How the Timber Kings became a TV success
It’s a long way from Williams Lake, B.C. to New Zealand. Or Russia. Or Germany. But that doesn’t stop the burly builders of Pioneer Log Homes of B.C. from making the largest handcrafted log houses in the world. And then taking them apart log by log; packing them into shipping containers and sending them to well-heeled dreamers across the planet.
They’re a talented and tough crew, the guys who build these homes. But if you watch Timber Kings, the No. 1 hit show on HGTV Canada, you already know that. Because somewhere along the way, these log homebuilders have become a reality show sensations with a top rated show, now in production for its third season.
Shot on location in Williams Lake, deep in the interior of British Columbia, Timber Kings follows Pioneer’s master builders on site in as they create these often-gargantuan homes from giant B.C. timbers. They often race against the clock to pull the timber castles together for demanding clients for whom they are literally building a dream. There are long days, plenty of weekend work and often-dangerous conditions. And lots of cussin’.
Critics and fans agree that the allure of the show is the authenticity – and the crazy beautiful houses.
“People love seeing something real being constructed from start to finish,” says André Chevigny, the general manager of Pioneer Log Homes and the Timber Kings. “It’s the romance of the natural elements. The texture of the wood. The creativity. That’s what makes it special. And the client and the audience see that. They feel it.”
Pioneer Log Homes is a real, 40-year-old company, founded by Bryan Reid Sr., a regular on the show. The company has 120 employees and three construction sites in Williams Lake. In other words, the family company was building homes long before HGTV caught wind of it and comes by its authenticity honestly.
“At its core, Timber Kings is about the men and women of Pioneer Log Homes – the challenges are real, the stakes are high, and the achievements are huge,” says Christine Shipton, senior vice-president content for Shaw media. “Combine the gorgeous houses with the big personalities at Pioneer Log homes and you have a hit television show.”
The houses themselves are showstoppers. They come in all shapes and sizes – all hand-constructed from western red cedar. Though the average home they build is 2,500 square feet, the show often showcases houses that are massive beyond belief. The designs are dreamed up with the client and the builders – sometimes over the course of years – and constructed onsite in Williams Lake using joinery techniques, wooden screws and not one single nail. Then the homes are taken apart and shipped to the customer.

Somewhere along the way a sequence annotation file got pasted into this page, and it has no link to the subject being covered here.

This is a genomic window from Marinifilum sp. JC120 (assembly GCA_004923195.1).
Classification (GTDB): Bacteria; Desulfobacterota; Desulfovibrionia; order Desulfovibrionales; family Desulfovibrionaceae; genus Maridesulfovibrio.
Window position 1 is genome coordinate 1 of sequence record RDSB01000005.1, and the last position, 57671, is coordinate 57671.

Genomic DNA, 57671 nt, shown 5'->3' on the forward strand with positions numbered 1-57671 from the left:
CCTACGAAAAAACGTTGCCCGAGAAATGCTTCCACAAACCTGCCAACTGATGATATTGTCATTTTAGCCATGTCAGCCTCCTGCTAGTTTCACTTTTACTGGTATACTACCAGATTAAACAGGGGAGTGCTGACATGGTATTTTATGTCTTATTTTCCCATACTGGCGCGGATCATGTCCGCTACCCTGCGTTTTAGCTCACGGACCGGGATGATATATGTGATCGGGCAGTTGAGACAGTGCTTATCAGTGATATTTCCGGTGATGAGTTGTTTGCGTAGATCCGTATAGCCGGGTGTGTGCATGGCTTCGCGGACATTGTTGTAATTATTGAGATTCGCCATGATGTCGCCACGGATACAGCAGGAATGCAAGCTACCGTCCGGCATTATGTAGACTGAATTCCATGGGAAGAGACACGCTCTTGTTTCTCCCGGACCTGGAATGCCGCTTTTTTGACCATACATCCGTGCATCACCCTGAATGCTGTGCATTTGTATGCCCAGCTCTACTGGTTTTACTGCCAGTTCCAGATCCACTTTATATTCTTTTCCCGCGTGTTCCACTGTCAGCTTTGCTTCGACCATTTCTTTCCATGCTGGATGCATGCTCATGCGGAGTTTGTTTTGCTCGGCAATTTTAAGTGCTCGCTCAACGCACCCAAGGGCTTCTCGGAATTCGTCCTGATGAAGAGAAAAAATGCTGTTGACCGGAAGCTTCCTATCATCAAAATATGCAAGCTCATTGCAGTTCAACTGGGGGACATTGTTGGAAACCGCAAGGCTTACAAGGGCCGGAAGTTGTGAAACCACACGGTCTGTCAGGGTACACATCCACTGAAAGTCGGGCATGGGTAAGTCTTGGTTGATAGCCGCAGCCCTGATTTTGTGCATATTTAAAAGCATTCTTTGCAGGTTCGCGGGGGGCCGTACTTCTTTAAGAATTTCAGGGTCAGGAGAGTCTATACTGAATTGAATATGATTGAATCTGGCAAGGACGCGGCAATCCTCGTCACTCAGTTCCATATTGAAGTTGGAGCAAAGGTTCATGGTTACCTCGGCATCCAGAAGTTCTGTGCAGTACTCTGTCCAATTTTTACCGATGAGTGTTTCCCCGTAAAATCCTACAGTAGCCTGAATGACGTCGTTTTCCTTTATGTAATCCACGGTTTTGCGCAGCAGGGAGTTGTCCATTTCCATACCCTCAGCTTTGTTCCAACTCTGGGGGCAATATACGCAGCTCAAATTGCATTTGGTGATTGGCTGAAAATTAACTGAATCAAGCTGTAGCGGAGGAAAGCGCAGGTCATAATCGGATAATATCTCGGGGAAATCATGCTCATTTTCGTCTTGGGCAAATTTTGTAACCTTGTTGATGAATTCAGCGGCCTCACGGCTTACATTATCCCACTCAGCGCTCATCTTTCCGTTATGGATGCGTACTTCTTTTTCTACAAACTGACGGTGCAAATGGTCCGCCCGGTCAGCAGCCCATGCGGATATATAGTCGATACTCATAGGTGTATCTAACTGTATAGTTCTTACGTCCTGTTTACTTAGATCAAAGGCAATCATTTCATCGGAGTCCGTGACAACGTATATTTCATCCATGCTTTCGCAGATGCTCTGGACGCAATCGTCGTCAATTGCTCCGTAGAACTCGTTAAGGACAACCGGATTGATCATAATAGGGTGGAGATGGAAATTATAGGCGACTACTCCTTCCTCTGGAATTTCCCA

The scale makes them unique, of course. But so does Pioneer’s unique blend of European craftsmanship with traditional log-building techniques.
“When we started implementing all the knowledge about trusses and joinery, stuff that was more than square timber, it made the product so much better. And in the end, that knowledge took the product to where it is today,” says builder Beat Schwaller who brought European techniques with him when he came to Pioneer from Switzerland on a 1993 craftsmen’s exchange program. He never looked back.
Naturally, they’ve got plenty of stories to tell. You can almost feel the windchill as Schwaller recalls one harrowing build in northern Ontario that involved getting 100-ton trucks across a 34 km ice bridge to a remote island location. First thing to know: it can’t be done.
“We’re coming across Canada with 102,000 pounds in our trucks from British Columbia to Kenora. Then they said the ice isn’t thick enough for those trucks, so we have to break the truck loads in half,” says Schwaller.
Harrowing, thrilling and really tricky math
“You can imagine, when we take this house from William’s Lake and we load it onto our trucks, we load it in a certain order. So now, I’m having to pull off and put it on another truck – it’s all out of order,” he says; adding that the trucks couldn’t go over 20 km per hour lest they create a submerged wave – and they couldn’t pass each other. All this while having three cranes on standby to receive the load and piggyback it up a hill passing the logs from one crane to the next. The challenge is to keep all the expensive equipment working all the time – and stay alive.”
So, how does a Timber King do all this with a camera crew following him around? Does it slow things down? “Big time,” says Chevigny. But the guys got used to it and now, in season three, it’s as familiar as packing a measuring tape or hammer. Of course, they’re pleased with the recognition. Not because they want to be famous – which they now are – but because they’re proud of what they do.
“Lots of people drove past the log yard in Williams Lake and I would say 90 per cent of those people never knew that it was always a different house we were building,” says Schwaller. “It’s nice to actually be able to show that, even to the people in Williams Lake, because they didn’t really know what we were doing.”
The results, which are in the ratings and in the long list of folks around the world queueing up for Pioneer Log Homes, speak for itself.
“When we deliver that package the quality of the fixtures and finishes is unbelievable. It’s almost a living breathing organism,” says Schwaller.
“You know there was no book written about this,” he adds. “We wrote the book.”
Photo Credits: Kevin Clark, Kevin Clark Photography